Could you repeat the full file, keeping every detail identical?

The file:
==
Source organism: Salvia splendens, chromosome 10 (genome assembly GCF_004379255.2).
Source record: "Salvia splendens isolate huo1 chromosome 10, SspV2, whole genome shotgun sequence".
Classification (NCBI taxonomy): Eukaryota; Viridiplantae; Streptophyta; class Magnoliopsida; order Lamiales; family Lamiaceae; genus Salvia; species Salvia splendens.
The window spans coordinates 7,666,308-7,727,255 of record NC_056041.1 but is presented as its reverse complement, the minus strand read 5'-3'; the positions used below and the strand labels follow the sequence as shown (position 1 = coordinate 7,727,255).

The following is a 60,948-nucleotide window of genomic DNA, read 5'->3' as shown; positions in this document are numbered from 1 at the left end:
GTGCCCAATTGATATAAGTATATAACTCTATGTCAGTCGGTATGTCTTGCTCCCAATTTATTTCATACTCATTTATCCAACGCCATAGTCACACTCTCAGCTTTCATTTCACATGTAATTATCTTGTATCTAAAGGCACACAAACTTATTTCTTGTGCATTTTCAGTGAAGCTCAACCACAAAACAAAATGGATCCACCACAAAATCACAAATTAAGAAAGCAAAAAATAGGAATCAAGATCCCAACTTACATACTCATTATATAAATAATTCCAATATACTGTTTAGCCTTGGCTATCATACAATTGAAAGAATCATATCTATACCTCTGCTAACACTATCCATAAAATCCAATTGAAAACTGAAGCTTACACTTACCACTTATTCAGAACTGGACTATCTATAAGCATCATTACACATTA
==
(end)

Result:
Source organism: Salvia splendens, chromosome 10 (genome assembly GCF_004379255.2).
Source record: "Salvia splendens isolate huo1 chromosome 10, SspV2, whole genome shotgun sequence".
Classification (NCBI taxonomy): Eukaryota; Viridiplantae; Streptophyta; class Magnoliopsida; order Lamiales; family Lamiaceae; genus Salvia; species Salvia splendens.
The window spans coordinates 7,666,308-7,727,255 of record NC_056041.1 but is presented as its reverse complement, the minus strand read 5'-3'; the positions used below and the strand labels follow the sequence as shown (position 1 = coordinate 7,727,255).

The following is a 60,948-nucleotide window of genomic DNA, read 5'->3' as shown; positions in this document are numbered from 1 at the left end:
GTGCCCAATTGATATAAGTATATAACTCTATGTCAGTCGGTATGTCTTGCTCCCAATTTATTTCATACTCATTTATCCAACGCCATAGTCACACTCTCAGCTTTCATTTCACATGTAATTATCTTGTATCTAAAGGCACACAAACTTATTTCTTGTGCATTTTCAGTGAAGCTCAACCACAAAACAAAATGGATCCACCACAAAATCACAAATTAAGAAAGCAAAAAATAGGAATCAAGATCCCAACTTACATACTCATTATATAAATAATTCCAATATACTGTTTAGCCTTGGCTATCATACAATTGAAAGAATCATATCTATACCTCTGCTAACACTATCCATAAAATCCAATTGAAAACTGAAGCTTACACTTACCACTTATTCAGAACTGGACTATCTATAAGCATCATTACACATTA